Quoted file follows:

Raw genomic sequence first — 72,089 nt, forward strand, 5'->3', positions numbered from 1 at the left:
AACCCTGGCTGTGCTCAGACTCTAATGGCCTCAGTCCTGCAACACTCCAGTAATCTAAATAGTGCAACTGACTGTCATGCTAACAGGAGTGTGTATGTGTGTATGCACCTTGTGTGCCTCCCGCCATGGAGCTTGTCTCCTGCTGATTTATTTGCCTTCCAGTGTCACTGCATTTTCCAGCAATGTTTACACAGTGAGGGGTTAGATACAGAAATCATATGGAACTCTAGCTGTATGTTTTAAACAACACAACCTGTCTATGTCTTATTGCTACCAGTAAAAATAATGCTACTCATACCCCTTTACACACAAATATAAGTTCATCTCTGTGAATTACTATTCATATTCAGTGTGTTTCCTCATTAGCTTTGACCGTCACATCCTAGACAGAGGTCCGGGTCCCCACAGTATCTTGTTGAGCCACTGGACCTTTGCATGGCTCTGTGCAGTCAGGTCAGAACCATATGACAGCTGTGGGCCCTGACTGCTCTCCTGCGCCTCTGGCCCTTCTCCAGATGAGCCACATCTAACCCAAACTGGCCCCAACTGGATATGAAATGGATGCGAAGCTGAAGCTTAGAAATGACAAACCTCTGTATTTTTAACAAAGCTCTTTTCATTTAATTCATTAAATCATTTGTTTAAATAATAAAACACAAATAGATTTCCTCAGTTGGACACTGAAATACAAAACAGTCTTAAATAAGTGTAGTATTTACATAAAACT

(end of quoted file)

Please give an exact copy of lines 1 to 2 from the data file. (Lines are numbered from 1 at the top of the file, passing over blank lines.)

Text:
Raw genomic sequence first — 72,089 nt, forward strand, 5'->3', positions numbered from 1 at the left:
AACCCTGGCTGTGCTCAGACTCTAATGGCCTCAGTCCTGCAACACTCCAGTAATCTAAATAGTGCAACTGACTGTCATGCTAACAGGAGTGTGTATGTGTGTATGCACCTTGTGTGCCTCCCGCCATGGAGCTTGTCTCCTGCTGATTTATTTGCCTTCCAGTGTCACTGCATTTTCCAGCAATGTTTACACAGTGAGGGGTTAGATACAGAAATCATATGGAACTCTAGCTGTATGTTTTAAACAACACAACCTGTCTATGTCTTATTGCTACCAGTAAAAATAATGCTACTCATACCCCTTTACACACAAATATAAGTTCATCTCTGTGAATTACTATTCATATTCAGTGTGTTTCCTCATTAGCTTTGACCGTCACATCCTAGACAGAGGTCCGGGTCCCCACAGTATCTTGTTGAGCCACTGGACCTTTGCATGGCTCTGTGCAGTCAGGTCAGAACCATATGACAGCTGTGGGCCCTGACTGCTCTCCTGCGCCTCTGGCCCTTCTCCAGATGAGCCACATCTAACCCAAACTGGCCCCAACTGGATATGAAATGGATGCGAAGCTGAAGCTTAGAAATGACAAACCTCTGTATTTTTAACAAAGCTCTTTTCATTTAATTCATTAAATCATTTGTTTAAATAATAAAACACAAATAGATTTCCTCAGTTGGACACTGAAATACAAAACAGTCTTAAATAAGTGTAGTATTTACATAAAACT